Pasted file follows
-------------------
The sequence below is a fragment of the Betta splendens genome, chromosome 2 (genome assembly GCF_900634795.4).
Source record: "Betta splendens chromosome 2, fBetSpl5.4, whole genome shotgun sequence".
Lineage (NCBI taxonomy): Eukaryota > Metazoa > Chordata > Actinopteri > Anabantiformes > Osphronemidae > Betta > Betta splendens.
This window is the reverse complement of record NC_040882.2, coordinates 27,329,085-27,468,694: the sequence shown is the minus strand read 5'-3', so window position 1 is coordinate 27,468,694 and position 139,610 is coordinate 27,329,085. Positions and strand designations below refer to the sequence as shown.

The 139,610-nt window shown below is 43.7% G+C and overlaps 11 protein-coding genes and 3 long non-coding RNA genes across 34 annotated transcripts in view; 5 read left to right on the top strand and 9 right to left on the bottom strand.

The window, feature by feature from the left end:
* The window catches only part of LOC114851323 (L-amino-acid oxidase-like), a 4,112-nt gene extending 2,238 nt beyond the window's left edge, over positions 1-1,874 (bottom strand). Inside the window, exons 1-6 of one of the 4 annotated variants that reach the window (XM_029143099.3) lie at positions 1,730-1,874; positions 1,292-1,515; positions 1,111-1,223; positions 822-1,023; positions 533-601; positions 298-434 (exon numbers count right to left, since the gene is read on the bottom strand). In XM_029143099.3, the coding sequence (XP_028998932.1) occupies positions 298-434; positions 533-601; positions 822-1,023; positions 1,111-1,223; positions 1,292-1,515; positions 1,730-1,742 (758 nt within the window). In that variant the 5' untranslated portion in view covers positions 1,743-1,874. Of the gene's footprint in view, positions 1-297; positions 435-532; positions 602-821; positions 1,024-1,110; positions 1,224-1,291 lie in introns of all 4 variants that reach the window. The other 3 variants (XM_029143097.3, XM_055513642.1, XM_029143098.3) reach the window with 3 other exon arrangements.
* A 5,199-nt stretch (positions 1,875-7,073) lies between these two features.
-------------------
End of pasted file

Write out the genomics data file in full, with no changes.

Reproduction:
The sequence below is a fragment of the Betta splendens genome, chromosome 2 (genome assembly GCF_900634795.4).
Source record: "Betta splendens chromosome 2, fBetSpl5.4, whole genome shotgun sequence".
Lineage (NCBI taxonomy): Eukaryota > Metazoa > Chordata > Actinopteri > Anabantiformes > Osphronemidae > Betta > Betta splendens.
This window is the reverse complement of record NC_040882.2, coordinates 27,329,085-27,468,694: the sequence shown is the minus strand read 5'-3', so window position 1 is coordinate 27,468,694 and position 139,610 is coordinate 27,329,085. Positions and strand designations below refer to the sequence as shown.

The 139,610-nt window shown below is 43.7% G+C and overlaps 11 protein-coding genes and 3 long non-coding RNA genes across 34 annotated transcripts in view; 5 read left to right on the top strand and 9 right to left on the bottom strand.

The window, feature by feature from the left end:
* The window catches only part of LOC114851323 (L-amino-acid oxidase-like), a 4,112-nt gene extending 2,238 nt beyond the window's left edge, over positions 1-1,874 (bottom strand). Inside the window, exons 1-6 of one of the 4 annotated variants that reach the window (XM_029143099.3) lie at positions 1,730-1,874; positions 1,292-1,515; positions 1,111-1,223; positions 822-1,023; positions 533-601; positions 298-434 (exon numbers count right to left, since the gene is read on the bottom strand). In XM_029143099.3, the coding sequence (XP_028998932.1) occupies positions 298-434; positions 533-601; positions 822-1,023; positions 1,111-1,223; positions 1,292-1,515; positions 1,730-1,742 (758 nt within the window). In that variant the 5' untranslated portion in view covers positions 1,743-1,874. Of the gene's footprint in view, positions 1-297; positions 435-532; positions 602-821; positions 1,024-1,110; positions 1,224-1,291 lie in introns of all 4 variants that reach the window. The other 3 variants (XM_029143097.3, XM_055513642.1, XM_029143098.3) reach the window with 3 other exon arrangements.
* A 5,199-nt stretch (positions 1,875-7,073) lies between these two features.